Rating: 4.25 stars
Buy Link:
Amazon | iBooks | Amazon UK
Length: Novel


Living in a cottage, Ash had an isolated life growing up. He lived with his father and stepmother and he was forbidden to go into the forest. That didn’t stop the forest from coming to him though, and Ash first saw the Folk at a young age. Their eyes and their whispers followed him and Ash grew to accept they were always there…until they weren’t. Ash never knew why the Folk stopped visiting, just like he doesn’t know why they return.

When tragedy comes to Ash’s door, the Folk reappear to take Ash with them and it doesn’t matter if he doesn’t want to go. Bound and dragged into the fae world, Ash is told he’s not fully mortal. When he’s brought in front of the Unseelie Ruler, who orchestrated his capture, Ash learns that he cannot leave the forest and that he must shed his mortal skin. Watching him is the ruler’s youngest son, Lonan, the beautiful, black-eyed prince known to the Folk as an assassin.

Ash doesn’t know who to trust and, with everyone speaking in riddles, he has no idea what he is supposed to do. But he wants to spend his time with Lonan and their stolen time together becomes an addiction neither one of them wants to escape. But Ash has been warned about Lonan, and Lonan’s entire family, and Ash when gives his heart away, it may end in heart break.

Mortal Skin is a really intriguing book from author Lily Mayne and the start of a trilogy. The book is set in contemporary times, but much of the story takes place in the fae world that is more primitive. The book is told entirely from Ash’s point of view and we meet him when he is a young boy playing alone outside with some special visitors as playmates. The Folk visited him as a child and that was just the way things were for him. As he got older, they stopped visiting and it’s not until he’s twenty-one years old and home from university that they return.

There are a few things to know about Ash: He has no idea why the Folk visited him as a child; he has no idea that he’s not fully mortal; and he never knew his mother and he never asked much about her at all (and I found that to be the aspect that was hardest to believe). Ash’s life is then completely upended as he is taken against his will into the fae world and it’s there this story continues its path.

Lonan is the dark and cold prince that the Folk claim is an assassin. Ash is drawn to him immediately. Since Lonan is tasked with keeping an eye on Ash, the two run into each other often and their relationship develops. They have a mixture of a sweet and heated relationship, for as intense as the chemistry is between them, they offer each other sweet gestures and moments of peace. The one thing these guys do not do is talk about anything real. Ash knows Lonan is keeping watch on him under orders of Lonan’s mother, the Unseelie Ruler, but Ash gets so caught up in all things Lonan when they are in private that he doesn’t want to ask the questions and that becomes his downfall. We do not get Lonan’s point of view at all, which hopefully we will get in book two because it is desperately needed, as there is so much going on with him, and Lonan remains dark and mysterious (maybe a little too mysterious) throughout the entire book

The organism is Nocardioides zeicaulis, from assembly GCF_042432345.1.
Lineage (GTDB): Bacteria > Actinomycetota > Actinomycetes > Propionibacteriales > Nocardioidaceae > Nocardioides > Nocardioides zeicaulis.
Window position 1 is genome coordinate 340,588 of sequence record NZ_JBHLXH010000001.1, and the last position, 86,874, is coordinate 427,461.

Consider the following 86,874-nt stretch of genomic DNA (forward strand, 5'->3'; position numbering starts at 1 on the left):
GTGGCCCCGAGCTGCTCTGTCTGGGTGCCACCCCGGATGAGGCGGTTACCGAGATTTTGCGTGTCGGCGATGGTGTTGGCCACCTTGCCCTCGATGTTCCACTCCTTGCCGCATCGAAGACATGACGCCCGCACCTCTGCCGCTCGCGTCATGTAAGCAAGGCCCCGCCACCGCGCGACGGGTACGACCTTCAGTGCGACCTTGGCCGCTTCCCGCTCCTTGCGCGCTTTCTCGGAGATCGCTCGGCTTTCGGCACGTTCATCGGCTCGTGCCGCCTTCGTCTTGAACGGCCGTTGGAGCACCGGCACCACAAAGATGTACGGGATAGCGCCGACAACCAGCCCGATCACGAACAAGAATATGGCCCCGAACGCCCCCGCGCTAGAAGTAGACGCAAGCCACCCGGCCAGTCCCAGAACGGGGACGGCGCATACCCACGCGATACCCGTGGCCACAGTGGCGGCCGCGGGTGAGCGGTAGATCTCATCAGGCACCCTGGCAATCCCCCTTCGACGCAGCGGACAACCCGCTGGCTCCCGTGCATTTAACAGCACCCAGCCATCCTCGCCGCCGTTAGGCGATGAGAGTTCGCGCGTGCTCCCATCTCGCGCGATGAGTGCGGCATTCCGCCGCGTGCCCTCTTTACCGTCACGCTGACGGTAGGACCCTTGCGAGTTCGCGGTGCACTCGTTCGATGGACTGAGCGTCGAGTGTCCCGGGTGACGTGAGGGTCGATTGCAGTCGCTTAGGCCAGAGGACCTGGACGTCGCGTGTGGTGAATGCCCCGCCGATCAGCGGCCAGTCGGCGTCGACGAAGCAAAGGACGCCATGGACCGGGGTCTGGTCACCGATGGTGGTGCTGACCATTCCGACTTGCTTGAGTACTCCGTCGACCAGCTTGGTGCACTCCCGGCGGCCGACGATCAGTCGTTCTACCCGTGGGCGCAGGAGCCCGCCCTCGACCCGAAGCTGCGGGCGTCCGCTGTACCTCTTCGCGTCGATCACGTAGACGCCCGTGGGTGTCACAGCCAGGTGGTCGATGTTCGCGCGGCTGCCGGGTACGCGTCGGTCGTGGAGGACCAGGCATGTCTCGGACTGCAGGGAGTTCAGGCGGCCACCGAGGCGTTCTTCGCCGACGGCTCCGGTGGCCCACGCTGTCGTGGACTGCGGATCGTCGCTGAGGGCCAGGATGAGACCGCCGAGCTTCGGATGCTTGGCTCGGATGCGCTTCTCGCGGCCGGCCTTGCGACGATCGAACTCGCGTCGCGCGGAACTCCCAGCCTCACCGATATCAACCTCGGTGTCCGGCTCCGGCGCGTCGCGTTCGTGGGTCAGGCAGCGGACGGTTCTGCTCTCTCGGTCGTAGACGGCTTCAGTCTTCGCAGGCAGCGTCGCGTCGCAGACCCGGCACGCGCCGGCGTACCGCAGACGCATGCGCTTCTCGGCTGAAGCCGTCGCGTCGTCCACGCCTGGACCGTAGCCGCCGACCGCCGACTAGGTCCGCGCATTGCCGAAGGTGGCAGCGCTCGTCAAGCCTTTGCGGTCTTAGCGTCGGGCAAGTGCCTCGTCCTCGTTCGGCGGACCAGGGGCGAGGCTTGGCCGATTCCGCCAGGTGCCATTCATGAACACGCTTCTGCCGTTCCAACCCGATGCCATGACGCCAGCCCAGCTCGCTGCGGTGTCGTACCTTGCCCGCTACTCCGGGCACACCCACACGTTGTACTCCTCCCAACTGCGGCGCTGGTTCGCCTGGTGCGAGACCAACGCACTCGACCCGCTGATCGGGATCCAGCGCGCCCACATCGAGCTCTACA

The Folk talk in riddles and Ash has no idea what he is truly supposed to do and who he can possibly trust and he tries to stay under the radar and survive. There are a lot of familiar themes here if you read books set in the fae world. There are also familiar beats within the genre, so much so that it was clear to me when the transition would happen to the next part of the story. There is also some foreshadowing here that was so obvious for me that I then knew what would happen, not exactly when or how it would happen, just that it would.

I also had questions, some large, some small, and I’ll have to wait to see if it all gets addressed because the book ends with a sharp cliffhanger. I know how many readers feel about cliffhangers, but I am okay with them as long as the next book is in production, which the author says at the end of the book that it is. Mortal Skin offers a great start to what looks to be an intense trilogy for reluctant heroes Ash and Lonan.